Windows 8 / Office bundle costs OEMs $30 after Microsoft slashes prices

By on March 6, 2013, 1:30 PM

Deep price cuts for Windows 8 are being given to Microsoft's OEM partners who manufacturer touchscreen-enabled computers and devices, or at least that is according to anonymous sources trusted by the Wall Street Journal. The report indicates that a $120 copy of Windows 8 may cost OEMs as little as $30 while Microsoft's price reduction remains in effect -- that's a remarkably generous 75 percent discount.

It's worth noting the Journal's sources made no distinction between the desktop and RT versions of Windows 8 and Office.

A Microsoft spokesman didn't confirm the rumor, but told the WSJ that the software maker continually aims to "work with partners to ensure that Windows is available across a diverse range of devices."

The purported price breaks began in "late February" for devices equipped with touch-sensitive displays, particularly those measuring 10.8 inches or less. For these pint-sized devices -- a line-up of mostly tablets and convertibles -- the $30 price tag includes not only Windows 8, but also bundles Microsoft Office at no additional cost.

For touchscreen-equipped devices measuring larger than 10.8 inches, the 75 percent discount offered to OEMs is still given sans the free license for Microsoft Office.

A report by Digitimes published yesterday supports rumors regarding substantial OEM discounts for Windows 8 and Office products; however, its own sources suggest the discounts are not yet in effect. Additionally, Digitimes indicates prices for Windows Pro plus Office 2013 will be only $20, rather than $30.

Could this be part of that Windows 8 "re-launch" we heard about in January? These discounts may help boost the proliferation of Windows 8 and Office 2013 by lowering the overall prices of devices. Although Microsoft's price cuts won't affect end-user pricing for Windows 8 and Office 2013 directly, sources suggest touch-sensitive devices could drop by nearly $100 this fall.




User Comments: 19

Got something to say? Post a comment
ikesmasher said:

I MIGHT buy windows 8 for $30.

1 person liked this | Skidmarksdeluxe Skidmarksdeluxe said:

30 bucks... Meh. I still think they're overcharging by at least 25 bucks.

9Nails, TechSpot Paladin, said:

Did that article just say that Windows 8 pro and Office 2013 is just $20?

I think what they're trying to say is that the price of the Win/Office was discounted by $20.

If it were true that I could get a full legitimate version of Win8 Pro / Office '13 for $20, then that might be the deal of the year.

Guest said:

I needed to do a fresh install over the weekend, so I decided to take the plunge and try Windows 8. Now, I'll be the first to admit that the Metro UI has no place on a desktop machine, and it's annoying to have to buy a $5.00 third-party app to give me my start menu...

But... that being said, everything about the desktop Windows 8 experience is greater than or equal to the Windows 7 experience. From little stuff like the nifty little Copy-Paste dialog and the vastly-enhanced Task Manager, to big stuff like incredible gains in multitasking performance, it really is their best OS to date.

I know MS has a vested interest in pushing the Metro UI across all platforms for a unified user experience, but I really wish they would have done a better job of better integration of the "original" desktop experience with the Metro experience, instead of smashing Metro onto every type of user.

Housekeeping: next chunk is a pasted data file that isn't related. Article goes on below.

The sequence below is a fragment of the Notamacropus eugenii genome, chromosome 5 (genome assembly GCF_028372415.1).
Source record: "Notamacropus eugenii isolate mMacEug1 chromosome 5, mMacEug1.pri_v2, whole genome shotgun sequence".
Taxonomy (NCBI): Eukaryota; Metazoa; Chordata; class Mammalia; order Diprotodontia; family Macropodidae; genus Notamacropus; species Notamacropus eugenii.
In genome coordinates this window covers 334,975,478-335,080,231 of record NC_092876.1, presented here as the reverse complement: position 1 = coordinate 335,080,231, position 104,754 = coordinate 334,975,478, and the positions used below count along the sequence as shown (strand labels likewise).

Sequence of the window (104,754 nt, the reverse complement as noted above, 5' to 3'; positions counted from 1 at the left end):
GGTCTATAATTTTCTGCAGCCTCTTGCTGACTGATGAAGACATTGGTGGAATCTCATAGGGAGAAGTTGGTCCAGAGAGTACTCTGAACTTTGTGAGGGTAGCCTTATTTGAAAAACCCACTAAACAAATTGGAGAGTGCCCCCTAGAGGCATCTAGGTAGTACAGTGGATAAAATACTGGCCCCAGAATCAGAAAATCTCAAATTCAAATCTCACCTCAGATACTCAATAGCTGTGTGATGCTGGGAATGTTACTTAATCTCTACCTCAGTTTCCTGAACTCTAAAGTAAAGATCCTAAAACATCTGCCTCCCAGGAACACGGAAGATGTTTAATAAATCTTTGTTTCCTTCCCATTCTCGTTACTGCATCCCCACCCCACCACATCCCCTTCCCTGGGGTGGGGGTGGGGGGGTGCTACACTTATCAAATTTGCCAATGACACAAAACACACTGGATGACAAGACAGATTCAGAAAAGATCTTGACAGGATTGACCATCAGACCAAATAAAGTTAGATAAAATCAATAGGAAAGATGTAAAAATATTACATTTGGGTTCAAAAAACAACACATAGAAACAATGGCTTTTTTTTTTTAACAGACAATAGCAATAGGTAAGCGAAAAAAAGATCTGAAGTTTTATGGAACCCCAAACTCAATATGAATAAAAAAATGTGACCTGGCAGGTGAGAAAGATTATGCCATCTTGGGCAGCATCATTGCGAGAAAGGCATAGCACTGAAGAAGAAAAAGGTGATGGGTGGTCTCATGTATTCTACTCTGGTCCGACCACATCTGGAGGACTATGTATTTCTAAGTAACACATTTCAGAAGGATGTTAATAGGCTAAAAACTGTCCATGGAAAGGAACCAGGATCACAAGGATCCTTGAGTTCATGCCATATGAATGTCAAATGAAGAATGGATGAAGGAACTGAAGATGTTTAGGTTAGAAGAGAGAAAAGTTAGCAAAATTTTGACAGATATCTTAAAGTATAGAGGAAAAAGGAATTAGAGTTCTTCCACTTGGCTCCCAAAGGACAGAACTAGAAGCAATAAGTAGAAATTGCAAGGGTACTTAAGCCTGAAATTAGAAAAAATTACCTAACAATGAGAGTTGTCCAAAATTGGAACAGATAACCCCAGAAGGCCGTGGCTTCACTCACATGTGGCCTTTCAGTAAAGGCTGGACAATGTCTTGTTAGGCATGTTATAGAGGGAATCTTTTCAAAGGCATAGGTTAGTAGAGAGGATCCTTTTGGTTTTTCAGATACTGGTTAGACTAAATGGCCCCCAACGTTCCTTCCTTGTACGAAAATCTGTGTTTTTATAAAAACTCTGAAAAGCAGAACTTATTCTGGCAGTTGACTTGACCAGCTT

At any rate, if you have the opportunity, I'd really suggest giving it a shot. I think you'll be pleasantly surprised (I know I was).

MrBungle said:

Any price for that windows 8 abomination that is a positive number is too high to cause me to have any interest what-so-ever... Windows 8 is like a brand new Cadillac with no doors... too many negatives to be of any interest dispite a few nice features.

2 people like this | misor misor said:

I think the price cuts are for oem partners who manufactured touch-enabled devices and not for consumers wanting to buy retail windows 8 and office 2013.

(but I wish it were so, too )

misor misor said:

Any price for that windows 8 abomination that is a positive number is too high to cause me to have any interest what-so-ever... Windows 8 is like a brand new Cadillac with no doors... too many negatives to be of any interest dispite a few nice features.

I disagree.

the "many negatives" as far as I know can only be attributed to the start screen (and the lack of the classic start menu)

Jim$ter said:

I admit I gave Windows 8 a chance but as a power user it was slowing me down big time. Once I installed Start8 it actually because a great OS. I work on PC's for a living and the amount of confusion I am seeing from so many people can't be a good sign for Microsoft. Some even want XP or Windows 7 installed but I tell them about Start8 and they thank me that they can actually use the computer. Come on Microsoft you can do better. I hope they reverse or change course like they did when the realized Vista sucked. Seems like Microsoft is in a Pattern...hopefully Windows 9 will be great...if not I think Microsoft might slowly hemorrhage users to Apple and Linux.

hammer2085 said:

Removing Aero (use third party program to bring it back),

Removing personalization ~ quick customization for changing icon fonts and stuff,

Removing start menu (third party app),

Touch screen metro for desktop (seriously how many people constantly touch their monitor all day long, they could have added it as a sep addon),

Ribbon for explorer, better would have been if they added tabs for explorer like this

[link] from http://qttabbar.sourceforge.net/ (third party app).

No total file size in status bar (like in xp), have to use classic explorer program to enable it even in 7.

No reason as to why they removed it in the first place in win 7. See [link]

Enough ranting from me. Everybody is entitled to their choices.

Divvet said: